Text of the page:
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Cancer forms a significant part of the overall demand on emergency medicine and primary care. Acute oncology services are pivotal in managing urgent care when a cancer patient becomes unwell. They have been tailored to manage patients presenting acutely with newly diagnosed cancer (particularly malignancy of unknown origin [MUO]), those experiencing uncontrolled toxicities as a result of systemic anticancer therapy, and those with symptoms related to their cancer. Specialist care of these patients supports timely management of treatment, prevents unnecessary admissions and investigations, and improves patient outcomes. Acute oncology teams are fundamental in providing specialist advice and support. Although acute oncology provision may differ between district general hospitals, standalone cancer centres and teaching hospital cancer centres, NHS England quality surveillance teams ( benchmark all acute oncology services against clinical indicators measuring structure and process, clinical outcomes and patient experience.

Inpatient ward visits by acute oncology teams are well established and have demonstrated reductions in hospital length of stay. Acute oncology services can play a pivotal role in reducing the increased pressure placed on emergency departments and acute medical assessment units. They must, however, ensure a joined-up approach by developing new ways of working with acute and emergency medicine. They must also respond to the NHS Five year forward view by ensuring that patients receive ‘the right care, at the right time, in the right place’.1

Developing the nurse’s role

Many acute oncology nurses are working at an advanced level with non-medical prescribing skills and clinical examination and diagnostic qualifications at master’s level. Using these extended skills to work innovatively is essential. Reduced medical staff in the NHS provides an opportunity for advanced clinical practitioners to bridge the gap working within their scope of practice. In 2017, Health Education England, NHS Improvement and NHS England worked in partnership to develop a national framework for advanced clinical practice,2 which ensures that there is national consistency and understanding about its role. Health Education England defines the advanced clinical practice role as being: ‘Delivered by experienced, registered health and care practitioners. It is a level of practice characterised by a high degree of autonomy and complex decision making. This is underpinned by a master’s level award or equivalent that encompasses the four pillars of clinical practice, leadership and management, education and research, with demonstration of core capabilities and area specific clinical competence.’ This extended role offers acute oncology nurses an opportunity for further development and independent practice within the national framework.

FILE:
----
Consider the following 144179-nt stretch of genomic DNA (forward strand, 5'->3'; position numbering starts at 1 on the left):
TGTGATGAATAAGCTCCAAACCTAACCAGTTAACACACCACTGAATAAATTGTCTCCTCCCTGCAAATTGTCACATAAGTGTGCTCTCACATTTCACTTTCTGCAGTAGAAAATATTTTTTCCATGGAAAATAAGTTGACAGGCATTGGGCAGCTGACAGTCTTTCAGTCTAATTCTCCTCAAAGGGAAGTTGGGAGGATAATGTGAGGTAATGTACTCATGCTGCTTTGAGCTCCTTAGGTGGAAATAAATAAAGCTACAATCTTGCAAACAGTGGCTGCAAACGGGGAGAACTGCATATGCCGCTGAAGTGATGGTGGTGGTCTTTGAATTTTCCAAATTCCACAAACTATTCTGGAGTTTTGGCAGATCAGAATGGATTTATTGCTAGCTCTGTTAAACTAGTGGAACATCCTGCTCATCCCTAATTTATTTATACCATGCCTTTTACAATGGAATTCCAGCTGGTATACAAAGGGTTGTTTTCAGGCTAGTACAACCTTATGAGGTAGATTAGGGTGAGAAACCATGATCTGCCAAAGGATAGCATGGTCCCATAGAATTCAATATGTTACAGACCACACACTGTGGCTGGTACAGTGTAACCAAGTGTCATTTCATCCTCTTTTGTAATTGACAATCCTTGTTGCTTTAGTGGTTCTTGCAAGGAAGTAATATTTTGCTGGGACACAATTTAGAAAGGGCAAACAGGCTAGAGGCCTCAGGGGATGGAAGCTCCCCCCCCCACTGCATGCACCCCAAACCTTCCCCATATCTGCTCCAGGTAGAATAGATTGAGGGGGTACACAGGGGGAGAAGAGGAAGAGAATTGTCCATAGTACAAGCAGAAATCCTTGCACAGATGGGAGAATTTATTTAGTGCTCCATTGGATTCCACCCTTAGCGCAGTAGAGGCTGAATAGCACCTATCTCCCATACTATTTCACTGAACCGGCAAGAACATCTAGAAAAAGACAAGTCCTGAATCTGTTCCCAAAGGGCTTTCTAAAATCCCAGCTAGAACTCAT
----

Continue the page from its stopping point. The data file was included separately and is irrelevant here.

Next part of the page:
Acute oncology nurses often have a dual role, providing advice and management to all patients presenting with acute oncology episodes and giving essential key worker support to patients, especially those with MUO or those from outside the local area. The acute oncology nurse therefore combines the role of nurse practitioner and clinical nurse specialist. This brings variety to the role as well as opportunities for professional development, but ...

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